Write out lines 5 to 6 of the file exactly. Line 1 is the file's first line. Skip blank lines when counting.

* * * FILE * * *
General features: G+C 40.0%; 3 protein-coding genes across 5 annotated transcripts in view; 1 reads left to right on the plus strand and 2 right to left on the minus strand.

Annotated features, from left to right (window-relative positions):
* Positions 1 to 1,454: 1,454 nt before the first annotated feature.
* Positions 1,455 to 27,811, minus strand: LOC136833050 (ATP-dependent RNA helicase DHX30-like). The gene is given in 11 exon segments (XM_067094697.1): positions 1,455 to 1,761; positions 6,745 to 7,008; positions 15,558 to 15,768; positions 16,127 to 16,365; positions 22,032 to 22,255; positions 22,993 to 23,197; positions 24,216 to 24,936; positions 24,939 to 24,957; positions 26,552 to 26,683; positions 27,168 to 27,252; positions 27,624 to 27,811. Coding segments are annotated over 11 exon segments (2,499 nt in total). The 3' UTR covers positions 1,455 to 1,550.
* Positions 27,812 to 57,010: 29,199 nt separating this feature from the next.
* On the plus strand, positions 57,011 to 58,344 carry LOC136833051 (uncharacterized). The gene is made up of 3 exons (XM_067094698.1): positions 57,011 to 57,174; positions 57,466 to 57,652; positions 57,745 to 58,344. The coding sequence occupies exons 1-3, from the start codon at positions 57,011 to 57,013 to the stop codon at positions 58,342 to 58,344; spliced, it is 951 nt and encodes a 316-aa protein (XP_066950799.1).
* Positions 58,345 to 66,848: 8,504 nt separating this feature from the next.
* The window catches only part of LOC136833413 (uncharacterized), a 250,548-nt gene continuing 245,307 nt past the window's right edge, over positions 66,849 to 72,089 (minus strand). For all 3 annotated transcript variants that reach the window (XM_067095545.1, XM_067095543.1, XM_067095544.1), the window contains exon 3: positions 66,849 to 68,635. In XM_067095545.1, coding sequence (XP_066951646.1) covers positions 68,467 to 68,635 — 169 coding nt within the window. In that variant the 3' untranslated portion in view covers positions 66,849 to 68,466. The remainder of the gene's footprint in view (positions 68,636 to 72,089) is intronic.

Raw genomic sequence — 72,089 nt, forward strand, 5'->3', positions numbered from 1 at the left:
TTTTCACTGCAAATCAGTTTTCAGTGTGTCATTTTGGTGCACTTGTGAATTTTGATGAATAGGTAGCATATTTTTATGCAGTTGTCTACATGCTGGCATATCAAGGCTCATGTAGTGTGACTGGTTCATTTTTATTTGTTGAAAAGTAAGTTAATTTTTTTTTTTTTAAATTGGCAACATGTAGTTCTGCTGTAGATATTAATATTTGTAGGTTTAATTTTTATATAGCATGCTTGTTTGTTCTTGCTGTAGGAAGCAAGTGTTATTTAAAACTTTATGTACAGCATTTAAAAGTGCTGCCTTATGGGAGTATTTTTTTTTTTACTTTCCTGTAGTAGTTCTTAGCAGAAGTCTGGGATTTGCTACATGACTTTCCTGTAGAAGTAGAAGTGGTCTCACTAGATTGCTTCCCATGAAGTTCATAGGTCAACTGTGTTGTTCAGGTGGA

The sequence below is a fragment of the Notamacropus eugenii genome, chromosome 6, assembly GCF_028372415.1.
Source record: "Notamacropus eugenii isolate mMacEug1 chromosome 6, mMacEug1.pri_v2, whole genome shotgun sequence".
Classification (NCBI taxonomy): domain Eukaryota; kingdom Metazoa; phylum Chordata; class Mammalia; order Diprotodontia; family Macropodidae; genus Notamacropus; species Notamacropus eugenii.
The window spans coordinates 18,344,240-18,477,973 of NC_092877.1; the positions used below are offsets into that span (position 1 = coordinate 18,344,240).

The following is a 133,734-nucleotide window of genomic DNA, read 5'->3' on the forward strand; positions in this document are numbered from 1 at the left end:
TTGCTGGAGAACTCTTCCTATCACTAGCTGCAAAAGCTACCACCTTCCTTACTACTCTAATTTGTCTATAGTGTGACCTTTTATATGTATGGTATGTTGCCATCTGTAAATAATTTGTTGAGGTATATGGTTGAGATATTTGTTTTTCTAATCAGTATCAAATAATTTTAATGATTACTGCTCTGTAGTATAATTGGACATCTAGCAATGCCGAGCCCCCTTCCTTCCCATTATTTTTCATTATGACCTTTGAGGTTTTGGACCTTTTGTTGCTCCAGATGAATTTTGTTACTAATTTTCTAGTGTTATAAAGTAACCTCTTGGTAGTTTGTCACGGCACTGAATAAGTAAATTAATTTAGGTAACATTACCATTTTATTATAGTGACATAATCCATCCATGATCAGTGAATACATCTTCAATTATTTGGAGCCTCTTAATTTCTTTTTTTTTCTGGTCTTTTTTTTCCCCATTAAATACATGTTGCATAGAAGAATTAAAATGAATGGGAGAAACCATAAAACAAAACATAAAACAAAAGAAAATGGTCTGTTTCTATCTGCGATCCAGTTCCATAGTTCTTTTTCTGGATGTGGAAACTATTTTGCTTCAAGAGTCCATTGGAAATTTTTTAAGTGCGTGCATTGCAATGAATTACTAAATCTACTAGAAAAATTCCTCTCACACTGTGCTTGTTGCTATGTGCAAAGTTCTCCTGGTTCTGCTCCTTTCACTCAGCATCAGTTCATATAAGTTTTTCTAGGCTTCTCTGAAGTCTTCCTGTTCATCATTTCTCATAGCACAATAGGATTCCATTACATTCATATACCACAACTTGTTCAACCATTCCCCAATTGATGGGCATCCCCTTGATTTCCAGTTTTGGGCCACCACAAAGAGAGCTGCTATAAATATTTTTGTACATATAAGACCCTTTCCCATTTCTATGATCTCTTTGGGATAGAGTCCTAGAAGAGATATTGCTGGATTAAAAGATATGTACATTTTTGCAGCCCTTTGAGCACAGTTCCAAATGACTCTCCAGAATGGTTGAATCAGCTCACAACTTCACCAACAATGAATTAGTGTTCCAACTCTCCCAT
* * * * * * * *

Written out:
* Positions 27,812 to 57,010: 29,199 nt separating this feature from the next.
* On the plus strand, positions 57,011 to 58,344 carry LOC136833051 (uncharacterized). The gene is made up of 3 exons (XM_067094698.1): positions 57,011 to 57,174; positions 57,466 to 57,652; positions 57,745 to 58,344. The coding sequence occupies exons 1-3, from the start codon at positions 57,011 to 57,013 to the stop codon at positions 58,342 to 58,344; spliced, it is 951 nt and encodes a 316-aa protein (XP_066950799.1).